Halliburton, the world's second-largest oilfield services company, agreed to plead guilty this week to destroying evidence in the 2010 Gulf of Mexico oil spill.
The government said the guilty plea is the third by a company over the spill, and requires Halliburton to pay a maximum $200,000 statutory fine, according to Reuters. The oil giant also made a separate, voluntary $55 million payment to the National Fish and Wildlife Foundation, the Justice Department said.
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Halliburton also agreed to three years of probation, and to continue cooperating with the criminal probe into the April 20, 2010, explosion of the Deepwater Horizon drilling rig.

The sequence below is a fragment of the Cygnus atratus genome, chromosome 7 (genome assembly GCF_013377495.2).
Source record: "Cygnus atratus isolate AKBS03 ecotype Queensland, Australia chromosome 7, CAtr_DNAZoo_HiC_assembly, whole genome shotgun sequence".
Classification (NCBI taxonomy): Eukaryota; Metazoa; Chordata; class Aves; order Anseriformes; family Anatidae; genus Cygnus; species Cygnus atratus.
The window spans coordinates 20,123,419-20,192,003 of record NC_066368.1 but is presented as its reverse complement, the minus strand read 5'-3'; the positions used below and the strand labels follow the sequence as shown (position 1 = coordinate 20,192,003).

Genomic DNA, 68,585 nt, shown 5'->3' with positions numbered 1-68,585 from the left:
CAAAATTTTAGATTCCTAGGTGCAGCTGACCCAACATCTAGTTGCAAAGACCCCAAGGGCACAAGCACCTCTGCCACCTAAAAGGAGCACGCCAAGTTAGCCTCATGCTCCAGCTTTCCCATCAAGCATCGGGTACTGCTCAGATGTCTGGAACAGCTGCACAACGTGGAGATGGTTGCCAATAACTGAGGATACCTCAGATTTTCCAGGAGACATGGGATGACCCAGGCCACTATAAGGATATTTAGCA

Court approval of the settlement is required.
A Halliburton spokeswoman did not immediately respond to requests for comment.
The disaster caused 11 deaths and triggered the largest U.S. offshore oil spill following the rupture of the Macondo oil well, which was 65 percent owned by BP Plc. Halliburton had earlier provided cementing services to help seal the well.
According to the government, Halliburton recommended to BP that the Macondo well contain 21 centralizers, metal collars that can improve cementing, but BP chose to use six.
The government said that, during an internal probe into the cementing after the blowout, Halliburton ordered workers to destroy computer simulations that showed little difference between using six and 21 centralizers. Efforts to forensically locate the simulations were unsuccessful, the government said.
A document detailing the allegations was filed with the U.S. District Court in New Orleans.
BP and Transocean Ltd previously entered guilty pleas related to other aspects of the Gulf oil spill. Neither immediately responded to requests for comment.
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